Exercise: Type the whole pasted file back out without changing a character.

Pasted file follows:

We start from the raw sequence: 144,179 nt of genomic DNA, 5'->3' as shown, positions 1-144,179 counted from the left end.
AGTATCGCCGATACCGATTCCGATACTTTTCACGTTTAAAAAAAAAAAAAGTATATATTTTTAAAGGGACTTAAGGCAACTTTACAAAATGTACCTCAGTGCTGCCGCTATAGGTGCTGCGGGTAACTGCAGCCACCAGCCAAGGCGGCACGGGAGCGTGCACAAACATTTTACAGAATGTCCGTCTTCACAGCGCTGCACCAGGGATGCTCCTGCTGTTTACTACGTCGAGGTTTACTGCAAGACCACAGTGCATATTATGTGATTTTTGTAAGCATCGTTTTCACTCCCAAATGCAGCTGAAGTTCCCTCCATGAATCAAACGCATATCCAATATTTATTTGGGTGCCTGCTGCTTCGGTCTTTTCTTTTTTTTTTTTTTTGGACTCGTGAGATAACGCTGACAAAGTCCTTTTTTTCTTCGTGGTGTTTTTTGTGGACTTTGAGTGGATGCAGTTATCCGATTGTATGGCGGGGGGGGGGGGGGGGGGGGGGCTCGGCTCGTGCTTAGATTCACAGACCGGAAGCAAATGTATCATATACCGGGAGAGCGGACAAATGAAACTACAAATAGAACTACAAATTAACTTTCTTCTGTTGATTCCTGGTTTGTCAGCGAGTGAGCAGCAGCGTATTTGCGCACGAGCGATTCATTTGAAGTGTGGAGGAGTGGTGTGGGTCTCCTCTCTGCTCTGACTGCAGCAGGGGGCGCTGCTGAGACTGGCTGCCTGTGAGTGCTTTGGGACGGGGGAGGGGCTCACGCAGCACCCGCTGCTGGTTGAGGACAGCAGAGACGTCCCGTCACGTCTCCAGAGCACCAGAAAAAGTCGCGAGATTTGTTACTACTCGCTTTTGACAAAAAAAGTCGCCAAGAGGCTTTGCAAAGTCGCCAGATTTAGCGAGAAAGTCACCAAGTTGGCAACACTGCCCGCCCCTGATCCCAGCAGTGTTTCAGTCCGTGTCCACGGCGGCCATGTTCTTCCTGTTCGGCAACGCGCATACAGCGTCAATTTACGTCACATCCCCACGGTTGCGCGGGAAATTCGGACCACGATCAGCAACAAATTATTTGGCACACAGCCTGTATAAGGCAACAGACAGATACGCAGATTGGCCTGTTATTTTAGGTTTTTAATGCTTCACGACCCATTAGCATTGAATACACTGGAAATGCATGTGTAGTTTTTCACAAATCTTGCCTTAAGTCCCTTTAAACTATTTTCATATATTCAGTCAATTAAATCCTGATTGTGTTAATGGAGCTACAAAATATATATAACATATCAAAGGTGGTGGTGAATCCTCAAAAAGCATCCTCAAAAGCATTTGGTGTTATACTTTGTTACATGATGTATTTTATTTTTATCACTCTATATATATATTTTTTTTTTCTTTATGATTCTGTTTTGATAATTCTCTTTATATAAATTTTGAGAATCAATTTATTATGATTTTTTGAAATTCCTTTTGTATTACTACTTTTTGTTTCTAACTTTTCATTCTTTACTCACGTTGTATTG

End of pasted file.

We start from the raw sequence: 144,179 nt of genomic DNA, 5'->3' as shown, positions 1-144,179 counted from the left end.
AGTATCGCCGATACCGATTCCGATACTTTTCACGTTTAAAAAAAAAAAAAGTATATATTTTTAAAGGGACTTAAGGCAACTTTACAAAATGTACCTCAGTGCTGCCGCTATAGGTGCTGCGGGTAACTGCAGCCACCAGCCAAGGCGGCACGGGAGCGTGCACAAACATTTTACAGAATGTCCGTCTTCACAGCGCTGCACCAGGGATGCTCCTGCTGTTTACTACGTCGAGGTTTACTGCAAGACCACAGTGCATATTATGTGATTTTTGTAAGCATCGTTTTCACTCCCAAATGCAGCTGAAGTTCCCTCCATGAATCAAACGCATATCCAATATTTATTTGGGTGCCTGCTGCTTCGGTCTTTTCTTTTTTTTTTTTTTTGGACTCGTGAGATAACGCTGACAAAGTCCTTTTTTTCTTCGTGGTGTTTTTTGTGGACTTTGAGTGGATGCAGTTATCCGATTGTATGGCGGGGGGGGGGGGGGGGGGGGGGCTCGGCTCGTGCTTAGATTCACAGACCGGAAGCAAATGTATCATATACCGGGAGAGCGGACAAATGAAACTACAAATAGAACTACAAATTAACTTTCTTCTGTTGATTCCTGGTTTGTCAGCGAGTGAGCAGCAGCGTATTTGCGCACGAGCGATTCATTTGAAGTGTGGAGGAGTGGTGTGGGTCTCCTCTCTGCTCTGACTGCAGCAGGGGGCGCTGCTGAGACTGGCTGCCTGTGAGTGCTTTGGGACGGGGGAGGGGCTCACGCAGCACCCGCTGCTGGTTGAGGACAGCAGAGACGTCCCGTCACGTCTCCAGAGCACCAGAAAAAGTCGCGAGATTTGTTACTACTCGCTTTTGACAAAAAAAGTCGCCAAGAGGCTTTGCAAAGTCGCCAGATTTAGCGAGAAAGTCACCAAGTTGGCAACACTGCCCGCCCCTGATCCCAGCAGTGTTTCAGTCCGTGTCCACGGCGGCCATGTTCTTCCTGTTCGGCAACGCGCATACAGCGTCAATTTACGTCACATCCCCACGGTTGCGCGGGAAATTCGGACCACGATCAGCAACAAATTATTTGGCACACAGCCTGTATAAGGCAACAGACAGATACGCAGATTGGCCTGTTATTTTAGGTTTTTAATGCTTCACGACCCATTAGCATTGAATACACTGGAAATGCATGTGTAGTTTTTCACAAATCTTGCCTTAAGTCCCTTTAAACTATTTTCATATATTCAGTCAATTAAATCCTGATTGTGTTAATGGAGCTACAAAATATATATAACATATCAAAGGTGGTGGTGAATCCTCAAAAAGCATCCTCAAAAGCATTTGGTGTTATACTTTGTTACATGATGTATTTTATTTTTATCACTCTATATATATATTTTTTTTTTCTTTATGATTCTGTTTTGATAATTCTCTTTATATAAATTTTGAGAATCAATTTATTATGATTTTTTGAAATTCCTTTTGTATTACTACTTTTTGTTTCTAACTTTTCATTCTTTACTCACGTTGTATTG